Look at the flowers

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I read on my Wii that Obama might be for the auto bailout... A major let down if it does happen during his presidency.

Those who fight deplorables should see to it that they themselves do not become deplorables.

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Most of the politicians are for rescuing the big three. At least this time they're pausing long enough to consider accountability, something not done with the wall st package.

We've seen airlines post 9/11 end up declaring bankruptcy then turn it around and the airline survives.

I'm getting real tired of rewarding the fuckin greedy idiots with our money. We don't get shitz in return. Its enough of the corporate welfare system.


                                               Look at the flowers

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                                               Look at the flowers

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I agree. The big three should retool in bankrupcty. As mentioned by Lady, I did work for the airlines. As I mentioned bailing out would only reward the bad system. Lady, why arent your contacts setting up take action petitions, we all should say no, to congress. They get it but we need to reinforce. Everyone getting theirs and asking for help (States included, 5 by my count but prob all) No More. Lets thin the herd, failure is an option. And a reality, Where do we draw the line. Right here, and suspend bank bail out. Its not impossible. We just gotta shout at our reps.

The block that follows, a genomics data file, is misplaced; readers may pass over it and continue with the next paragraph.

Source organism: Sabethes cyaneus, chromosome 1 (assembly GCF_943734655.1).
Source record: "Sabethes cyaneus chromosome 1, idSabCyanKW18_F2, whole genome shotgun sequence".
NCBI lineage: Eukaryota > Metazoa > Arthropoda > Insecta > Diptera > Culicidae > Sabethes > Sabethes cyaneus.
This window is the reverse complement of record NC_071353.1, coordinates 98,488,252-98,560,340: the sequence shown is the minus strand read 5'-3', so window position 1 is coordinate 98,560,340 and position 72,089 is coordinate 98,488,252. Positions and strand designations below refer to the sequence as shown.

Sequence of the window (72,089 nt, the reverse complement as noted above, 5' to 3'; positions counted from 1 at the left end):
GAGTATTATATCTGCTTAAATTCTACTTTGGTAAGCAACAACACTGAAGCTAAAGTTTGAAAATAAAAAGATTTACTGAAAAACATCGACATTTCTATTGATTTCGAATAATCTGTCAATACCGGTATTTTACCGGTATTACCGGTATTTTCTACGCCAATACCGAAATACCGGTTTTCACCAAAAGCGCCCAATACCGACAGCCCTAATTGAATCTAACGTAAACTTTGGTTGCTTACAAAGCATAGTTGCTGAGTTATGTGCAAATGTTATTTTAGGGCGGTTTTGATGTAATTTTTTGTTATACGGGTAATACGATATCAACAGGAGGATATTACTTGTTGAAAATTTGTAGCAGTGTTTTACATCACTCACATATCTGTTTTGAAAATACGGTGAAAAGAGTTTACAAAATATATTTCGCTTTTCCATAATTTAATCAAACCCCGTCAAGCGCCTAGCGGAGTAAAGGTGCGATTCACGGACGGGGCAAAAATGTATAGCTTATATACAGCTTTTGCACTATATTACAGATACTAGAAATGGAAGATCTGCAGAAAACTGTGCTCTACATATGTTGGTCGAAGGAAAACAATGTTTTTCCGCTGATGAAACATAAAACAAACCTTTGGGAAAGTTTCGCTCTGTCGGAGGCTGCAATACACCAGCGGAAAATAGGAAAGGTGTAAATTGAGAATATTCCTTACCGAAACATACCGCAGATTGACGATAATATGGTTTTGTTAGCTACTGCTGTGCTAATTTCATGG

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By Nicholas von Hoffman, The Nation

The bailout should be used to expand unemployment

compensation instead of propping up a single, failing



Now it is the auto parts suppliers who want government money. They employ 600,000 people, more than work for the automobile companies themselves.